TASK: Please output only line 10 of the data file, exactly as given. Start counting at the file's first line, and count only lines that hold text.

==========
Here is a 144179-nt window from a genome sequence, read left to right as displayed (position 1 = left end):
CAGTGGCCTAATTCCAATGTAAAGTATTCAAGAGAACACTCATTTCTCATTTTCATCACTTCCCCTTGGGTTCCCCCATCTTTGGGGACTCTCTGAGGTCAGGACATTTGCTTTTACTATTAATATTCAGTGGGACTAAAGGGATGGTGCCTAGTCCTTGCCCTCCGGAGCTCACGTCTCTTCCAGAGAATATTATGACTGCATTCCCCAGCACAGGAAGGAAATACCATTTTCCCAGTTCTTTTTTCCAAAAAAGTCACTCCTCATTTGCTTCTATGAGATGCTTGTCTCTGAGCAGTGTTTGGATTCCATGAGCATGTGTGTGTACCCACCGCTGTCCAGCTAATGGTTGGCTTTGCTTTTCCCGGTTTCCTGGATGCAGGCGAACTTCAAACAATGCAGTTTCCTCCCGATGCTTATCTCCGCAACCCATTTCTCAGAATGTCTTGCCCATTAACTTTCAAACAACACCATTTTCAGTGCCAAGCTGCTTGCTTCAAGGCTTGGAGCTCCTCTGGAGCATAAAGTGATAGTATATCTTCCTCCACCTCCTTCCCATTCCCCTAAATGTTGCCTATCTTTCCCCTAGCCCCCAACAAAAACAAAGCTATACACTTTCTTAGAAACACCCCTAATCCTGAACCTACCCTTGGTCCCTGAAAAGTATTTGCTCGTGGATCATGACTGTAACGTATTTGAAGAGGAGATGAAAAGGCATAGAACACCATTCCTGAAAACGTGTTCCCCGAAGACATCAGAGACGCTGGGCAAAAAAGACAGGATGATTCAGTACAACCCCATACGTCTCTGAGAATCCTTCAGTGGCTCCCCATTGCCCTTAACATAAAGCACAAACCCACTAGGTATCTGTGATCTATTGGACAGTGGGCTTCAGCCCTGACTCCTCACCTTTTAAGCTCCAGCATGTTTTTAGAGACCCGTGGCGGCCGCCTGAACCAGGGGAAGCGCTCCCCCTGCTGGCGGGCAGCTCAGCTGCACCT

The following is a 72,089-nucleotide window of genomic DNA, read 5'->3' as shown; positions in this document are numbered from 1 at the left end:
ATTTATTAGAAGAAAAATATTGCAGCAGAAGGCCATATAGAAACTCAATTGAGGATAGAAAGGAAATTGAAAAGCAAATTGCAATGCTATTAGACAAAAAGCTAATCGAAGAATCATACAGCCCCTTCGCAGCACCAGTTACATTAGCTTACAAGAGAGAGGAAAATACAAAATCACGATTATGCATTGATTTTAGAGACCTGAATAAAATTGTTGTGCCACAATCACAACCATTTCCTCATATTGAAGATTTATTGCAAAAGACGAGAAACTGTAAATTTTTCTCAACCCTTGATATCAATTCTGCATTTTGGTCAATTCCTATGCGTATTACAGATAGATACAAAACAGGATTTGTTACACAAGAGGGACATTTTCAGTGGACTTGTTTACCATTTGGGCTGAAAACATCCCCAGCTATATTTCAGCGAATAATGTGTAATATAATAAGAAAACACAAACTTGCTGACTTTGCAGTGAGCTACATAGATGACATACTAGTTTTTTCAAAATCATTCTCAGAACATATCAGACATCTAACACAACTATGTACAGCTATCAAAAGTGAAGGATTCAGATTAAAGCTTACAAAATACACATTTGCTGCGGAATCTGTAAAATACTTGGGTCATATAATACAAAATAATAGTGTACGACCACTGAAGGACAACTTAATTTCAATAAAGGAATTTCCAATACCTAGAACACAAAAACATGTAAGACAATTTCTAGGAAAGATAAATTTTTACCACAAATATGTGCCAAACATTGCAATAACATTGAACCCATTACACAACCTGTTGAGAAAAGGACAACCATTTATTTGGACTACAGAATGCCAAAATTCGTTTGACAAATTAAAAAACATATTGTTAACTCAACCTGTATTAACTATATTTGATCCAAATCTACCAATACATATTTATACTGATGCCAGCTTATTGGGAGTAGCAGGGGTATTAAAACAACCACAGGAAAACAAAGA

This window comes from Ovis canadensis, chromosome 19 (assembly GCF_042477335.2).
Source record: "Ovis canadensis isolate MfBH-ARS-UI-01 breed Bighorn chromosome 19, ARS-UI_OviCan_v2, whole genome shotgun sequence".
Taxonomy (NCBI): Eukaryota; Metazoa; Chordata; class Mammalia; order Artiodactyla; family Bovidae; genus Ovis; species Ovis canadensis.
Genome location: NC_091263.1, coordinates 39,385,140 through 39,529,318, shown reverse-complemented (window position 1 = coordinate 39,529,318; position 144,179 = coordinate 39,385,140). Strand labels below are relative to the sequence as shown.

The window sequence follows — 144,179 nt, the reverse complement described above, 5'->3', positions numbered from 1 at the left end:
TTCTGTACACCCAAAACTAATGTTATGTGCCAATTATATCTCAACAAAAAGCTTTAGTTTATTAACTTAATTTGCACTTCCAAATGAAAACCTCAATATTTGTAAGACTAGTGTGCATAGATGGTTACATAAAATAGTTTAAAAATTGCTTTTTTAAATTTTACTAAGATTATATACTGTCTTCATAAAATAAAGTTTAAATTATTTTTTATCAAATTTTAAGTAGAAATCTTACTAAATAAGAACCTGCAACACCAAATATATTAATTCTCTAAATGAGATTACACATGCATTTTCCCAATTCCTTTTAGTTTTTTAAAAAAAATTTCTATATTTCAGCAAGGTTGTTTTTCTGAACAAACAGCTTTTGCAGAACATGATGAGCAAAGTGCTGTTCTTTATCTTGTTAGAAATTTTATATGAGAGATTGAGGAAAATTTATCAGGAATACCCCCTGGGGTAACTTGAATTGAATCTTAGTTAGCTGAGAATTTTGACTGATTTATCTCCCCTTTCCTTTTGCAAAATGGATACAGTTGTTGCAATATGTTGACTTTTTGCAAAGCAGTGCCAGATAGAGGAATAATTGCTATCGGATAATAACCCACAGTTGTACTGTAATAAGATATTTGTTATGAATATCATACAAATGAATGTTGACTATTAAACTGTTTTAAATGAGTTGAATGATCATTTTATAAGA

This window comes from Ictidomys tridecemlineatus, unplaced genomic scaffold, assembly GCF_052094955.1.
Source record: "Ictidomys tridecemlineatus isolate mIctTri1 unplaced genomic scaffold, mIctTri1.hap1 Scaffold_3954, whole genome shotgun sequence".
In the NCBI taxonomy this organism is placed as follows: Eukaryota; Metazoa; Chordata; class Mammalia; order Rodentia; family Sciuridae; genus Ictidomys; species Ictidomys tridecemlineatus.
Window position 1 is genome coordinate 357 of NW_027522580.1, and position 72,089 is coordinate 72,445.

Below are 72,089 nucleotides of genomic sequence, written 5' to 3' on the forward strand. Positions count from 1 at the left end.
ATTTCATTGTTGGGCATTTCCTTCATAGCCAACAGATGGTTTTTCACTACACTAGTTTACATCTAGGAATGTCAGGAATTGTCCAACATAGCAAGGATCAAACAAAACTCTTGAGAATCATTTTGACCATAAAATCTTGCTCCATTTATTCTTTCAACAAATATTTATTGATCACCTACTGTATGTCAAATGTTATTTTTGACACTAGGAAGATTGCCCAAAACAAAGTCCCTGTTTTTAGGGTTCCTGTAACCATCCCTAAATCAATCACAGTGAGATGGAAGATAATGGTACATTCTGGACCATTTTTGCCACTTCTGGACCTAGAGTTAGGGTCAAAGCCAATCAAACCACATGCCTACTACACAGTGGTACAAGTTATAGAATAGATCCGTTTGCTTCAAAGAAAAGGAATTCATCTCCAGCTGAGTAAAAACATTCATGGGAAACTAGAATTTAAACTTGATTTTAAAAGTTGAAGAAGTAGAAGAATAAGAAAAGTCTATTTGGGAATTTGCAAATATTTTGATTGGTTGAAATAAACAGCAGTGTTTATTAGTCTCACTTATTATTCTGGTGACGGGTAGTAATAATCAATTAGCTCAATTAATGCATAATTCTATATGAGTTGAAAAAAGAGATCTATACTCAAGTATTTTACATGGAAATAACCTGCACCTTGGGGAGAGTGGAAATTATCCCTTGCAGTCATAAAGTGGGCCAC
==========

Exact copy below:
TTCTGTACACCCAAAACTAATGTTATGTGCCAATTATATCTCAACAAAAAGCTTTAGTTTATTAACTTAATTTGCACTTCCAAATGAAAACCTCAATATTTGTAAGACTAGTGTGCATAGATGGTTACATAAAATAGTTTAAAAATTGCTTTTTTAAATTTTACTAAGATTATATACTGTCTTCATAAAATAAAGTTTAAATTATTTTTTATCAAATTTTAAGTAGAAATCTTACTAAATAAGAACCTGCAACACCAAATATATTAATTCTCTAAATGAGATTACACATGCATTTTCCCAATTCCTTTTAGTTTTTTAAAAAAAATTTCTATATTTCAGCAAGGTTGTTTTTCTGAACAAACAGCTTTTGCAGAACATGATGAGCAAAGTGCTGTTCTTTATCTTGTTAGAAATTTTATATGAGAGATTGAGGAAAATTTATCAGGAATACCCCCTGGGGTAACTTGAATTGAATCTTAGTTAGCTGAGAATTTTGACTGATTTATCTCCCCTTTCCTTTTGCAAAATGGATACAGTTGTTGCAATATGTTGACTTTTTGCAAAGCAGTGCCAGATAGAGGAATAATTGCTATCGGATAATAACCCACAGTTGTACTGTAATAAGATATTTGTTATGAATATCATACAAATGAATGTTGACTATTAAACTGTTTTAAATGAGTTGAATGATCATTTTATAAGA